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A newly-overhauled C2 with a long and wide cab but traditional square-cornered windows (from ‘A Picture Album of Steam Locomotives in China’, ISBN 7-113-04147-7)
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The locos at Yinghao had long cabs on short frames. Probably locally modified, they were relatively wide but did not have rear windows. (Photo © Paul Molyneux-Berry)

Oddities

There were some C2s with unusual cab shapes, as a consequence of local modifications. Here's an example; there are some more in ‘Narrow Gauge Railways of China: Guangdong, Jiangxi and Fujian Provinces’ by John Athersuch, ISBN 978-1-900340-33-5, and ‘A Picture Album of Steam Locomotives in China’, ISBN 7-113-04147-7
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One of the 28-tonne locos which worked at Yexi, later placed in a park nearby. There were doors in the front and rear parts of the cabside, and a ‘bay window’ in between.(From the forum bbs.hasea.com)

Plans for our cab

The cab is the only part of our locomotive that is substantially outside the Ffestiniog Railway loading gauge. If the loco is to fit, we have to modify the cab shape.
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This photo of #4 at Dahuichang in 1999 clearly shows the wide cab (photo © Brian Hawkins, cropped to highlight loco)
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Just after #4 arrived in Wales, we marked the line of the FR loading gauge on the cab front (photo © Paul Molyneux-Berry)
To make the cab fit, our starting point has been the cab cross-section shown in our KP-4 drawings (shown in blue in the drawing below), as this is smaller than the Chinese design (yellow). However, it still doesn’t fit! Although the result is a little smaller all round, it retains the characteristic shape of the original cab carried by our loco.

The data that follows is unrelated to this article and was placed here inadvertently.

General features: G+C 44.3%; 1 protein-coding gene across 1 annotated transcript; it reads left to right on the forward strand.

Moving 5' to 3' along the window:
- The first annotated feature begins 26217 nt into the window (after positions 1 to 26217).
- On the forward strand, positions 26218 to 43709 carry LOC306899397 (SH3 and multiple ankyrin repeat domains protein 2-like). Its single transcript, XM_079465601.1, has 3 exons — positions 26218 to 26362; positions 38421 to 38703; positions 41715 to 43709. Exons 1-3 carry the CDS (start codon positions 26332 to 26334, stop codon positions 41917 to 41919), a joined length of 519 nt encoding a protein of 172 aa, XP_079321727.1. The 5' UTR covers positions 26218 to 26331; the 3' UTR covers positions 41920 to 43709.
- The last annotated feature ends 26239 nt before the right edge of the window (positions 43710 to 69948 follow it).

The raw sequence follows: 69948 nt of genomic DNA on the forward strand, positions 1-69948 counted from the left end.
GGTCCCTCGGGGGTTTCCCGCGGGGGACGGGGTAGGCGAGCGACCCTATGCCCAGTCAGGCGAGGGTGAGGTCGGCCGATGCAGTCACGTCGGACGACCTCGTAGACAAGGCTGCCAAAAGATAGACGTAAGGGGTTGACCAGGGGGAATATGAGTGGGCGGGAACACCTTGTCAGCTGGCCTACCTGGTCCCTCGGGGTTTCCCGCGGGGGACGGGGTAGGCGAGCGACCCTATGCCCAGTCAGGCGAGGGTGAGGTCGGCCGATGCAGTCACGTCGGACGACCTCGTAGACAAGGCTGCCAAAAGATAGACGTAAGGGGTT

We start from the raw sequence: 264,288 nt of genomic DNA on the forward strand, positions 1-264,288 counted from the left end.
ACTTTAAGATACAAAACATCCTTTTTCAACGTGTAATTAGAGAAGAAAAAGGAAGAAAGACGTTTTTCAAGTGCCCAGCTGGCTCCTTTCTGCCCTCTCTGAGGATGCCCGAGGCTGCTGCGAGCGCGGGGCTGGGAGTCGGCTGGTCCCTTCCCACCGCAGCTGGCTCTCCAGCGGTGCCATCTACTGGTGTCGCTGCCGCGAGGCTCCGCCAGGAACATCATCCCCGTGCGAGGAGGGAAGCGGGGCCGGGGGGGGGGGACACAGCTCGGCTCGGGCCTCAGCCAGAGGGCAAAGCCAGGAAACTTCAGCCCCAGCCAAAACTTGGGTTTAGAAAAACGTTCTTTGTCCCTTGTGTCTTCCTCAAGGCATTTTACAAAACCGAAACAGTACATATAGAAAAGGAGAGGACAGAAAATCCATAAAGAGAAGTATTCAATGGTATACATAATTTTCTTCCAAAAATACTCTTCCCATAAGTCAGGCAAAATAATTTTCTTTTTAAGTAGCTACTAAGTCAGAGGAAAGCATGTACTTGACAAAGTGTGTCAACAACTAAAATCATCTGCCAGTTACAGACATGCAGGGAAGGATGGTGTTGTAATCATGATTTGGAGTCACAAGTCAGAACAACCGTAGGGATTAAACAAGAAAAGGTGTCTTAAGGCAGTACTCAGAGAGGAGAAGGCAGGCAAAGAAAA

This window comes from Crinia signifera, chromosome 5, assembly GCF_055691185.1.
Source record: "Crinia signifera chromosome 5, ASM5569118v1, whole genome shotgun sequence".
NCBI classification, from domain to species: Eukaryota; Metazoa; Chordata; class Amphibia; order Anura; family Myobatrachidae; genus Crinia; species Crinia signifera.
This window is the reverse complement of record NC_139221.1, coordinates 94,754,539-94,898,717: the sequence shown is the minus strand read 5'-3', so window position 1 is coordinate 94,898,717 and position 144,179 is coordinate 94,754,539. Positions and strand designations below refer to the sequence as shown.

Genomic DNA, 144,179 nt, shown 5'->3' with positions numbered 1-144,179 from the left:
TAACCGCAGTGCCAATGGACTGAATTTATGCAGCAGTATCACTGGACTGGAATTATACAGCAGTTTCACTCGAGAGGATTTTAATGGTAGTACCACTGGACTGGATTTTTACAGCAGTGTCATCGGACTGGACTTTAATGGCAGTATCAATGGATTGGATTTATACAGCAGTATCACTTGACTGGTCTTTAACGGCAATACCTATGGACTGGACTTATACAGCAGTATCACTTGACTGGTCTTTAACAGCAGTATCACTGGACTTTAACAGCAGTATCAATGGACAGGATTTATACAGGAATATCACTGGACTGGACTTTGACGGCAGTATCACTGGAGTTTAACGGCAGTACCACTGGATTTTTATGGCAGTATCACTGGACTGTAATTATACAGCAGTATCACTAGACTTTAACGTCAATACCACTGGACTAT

We have lowered the back of the frames by 100mm to allow the whole cab to be mounted 100mm lower, whilst maintaining headroom inside. We also intend to narrow the cab by 25mm each side. This creates the green profile which brings the top corners within the loading gauge, and provides space for the cabside handrails too.
We intend to retain the style of the minor details such as windows, gutters and the roof extension over tender corridor connection. We will add windows in the back of the cab, and modify the tender to provide rearward visibility.
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Our loco in 1997, with its original narrow cab. Our cab will be based on this shape, with narrow front windows and running board flush with the narrow cabside (Photo: © Bruce Evans, cropped to highlight loco)
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Proposed cab shape for our rebuilt C2. In this view the cab supports remain at the height and width shown in the KP-4 drawings; they will be modified to suit. (Solidworks model © Paul Turner)
 
The Tender Behind